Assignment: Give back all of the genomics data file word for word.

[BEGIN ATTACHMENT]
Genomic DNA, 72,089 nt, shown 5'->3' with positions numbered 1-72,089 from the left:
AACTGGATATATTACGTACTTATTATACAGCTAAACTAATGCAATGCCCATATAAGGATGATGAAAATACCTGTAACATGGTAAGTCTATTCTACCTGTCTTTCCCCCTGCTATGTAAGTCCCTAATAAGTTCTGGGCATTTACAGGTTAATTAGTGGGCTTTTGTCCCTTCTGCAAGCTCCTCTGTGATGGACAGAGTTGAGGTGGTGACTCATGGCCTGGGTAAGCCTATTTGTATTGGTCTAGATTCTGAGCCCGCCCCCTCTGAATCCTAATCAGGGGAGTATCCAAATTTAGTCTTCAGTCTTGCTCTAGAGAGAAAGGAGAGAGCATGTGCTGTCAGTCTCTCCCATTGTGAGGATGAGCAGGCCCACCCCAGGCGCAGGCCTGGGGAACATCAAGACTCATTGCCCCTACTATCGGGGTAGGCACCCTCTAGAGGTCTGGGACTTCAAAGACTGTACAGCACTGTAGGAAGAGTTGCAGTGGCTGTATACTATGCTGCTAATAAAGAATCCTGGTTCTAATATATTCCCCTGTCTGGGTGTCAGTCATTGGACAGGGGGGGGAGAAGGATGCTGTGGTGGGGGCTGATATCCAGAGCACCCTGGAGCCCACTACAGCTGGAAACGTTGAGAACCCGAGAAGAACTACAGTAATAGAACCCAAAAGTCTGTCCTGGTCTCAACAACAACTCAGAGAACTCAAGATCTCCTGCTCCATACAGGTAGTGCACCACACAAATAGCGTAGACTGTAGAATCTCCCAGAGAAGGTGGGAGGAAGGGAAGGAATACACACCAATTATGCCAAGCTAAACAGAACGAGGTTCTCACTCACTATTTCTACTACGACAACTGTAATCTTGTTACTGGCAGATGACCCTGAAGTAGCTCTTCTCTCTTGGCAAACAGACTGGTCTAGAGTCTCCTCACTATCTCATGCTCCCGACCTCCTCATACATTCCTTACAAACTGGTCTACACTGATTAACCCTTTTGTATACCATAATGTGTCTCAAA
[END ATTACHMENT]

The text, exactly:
Genomic DNA, 72,089 nt, shown 5'->3' with positions numbered 1-72,089 from the left:
AACTGGATATATTACGTACTTATTATACAGCTAAACTAATGCAATGCCCATATAAGGATGATGAAAATACCTGTAACATGGTAAGTCTATTCTACCTGTCTTTCCCCCTGCTATGTAAGTCCCTAATAAGTTCTGGGCATTTACAGGTTAATTAGTGGGCTTTTGTCCCTTCTGCAAGCTCCTCTGTGATGGACAGAGTTGAGGTGGTGACTCATGGCCTGGGTAAGCCTATTTGTATTGGTCTAGATTCTGAGCCCGCCCCCTCTGAATCCTAATCAGGGGAGTATCCAAATTTAGTCTTCAGTCTTGCTCTAGAGAGAAAGGAGAGAGCATGTGCTGTCAGTCTCTCCCATTGTGAGGATGAGCAGGCCCACCCCAGGCGCAGGCCTGGGGAACATCAAGACTCATTGCCCCTACTATCGGGGTAGGCACCCTCTAGAGGTCTGGGACTTCAAAGACTGTACAGCACTGTAGGAAGAGTTGCAGTGGCTGTATACTATGCTGCTAATAAAGAATCCTGGTTCTAATATATTCCCCTGTCTGGGTGTCAGTCATTGGACAGGGGGGGGAGAAGGATGCTGTGGTGGGGGCTGATATCCAGAGCACCCTGGAGCCCACTACAGCTGGAAACGTTGAGAACCCGAGAAGAACTACAGTAATAGAACCCAAAAGTCTGTCCTGGTCTCAACAACAACTCAGAGAACTCAAGATCTCCTGCTCCATACAGGTAGTGCACCACACAAATAGCGTAGACTGTAGAATCTCCCAGAGAAGGTGGGAGGAAGGGAAGGAATACACACCAATTATGCCAAGCTAAACAGAACGAGGTTCTCACTCACTATTTCTACTACGACAACTGTAATCTTGTTACTGGCAGATGACCCTGAAGTAGCTCTTCTCTCTTGGCAAACAGACTGGTCTAGAGTCTCCTCACTATCTCATGCTCCCGACCTCCTCATACATTCCTTACAAACTGGTCTACACTGATTAACCCTTTTGTATACCATAATGTGTCTCAAA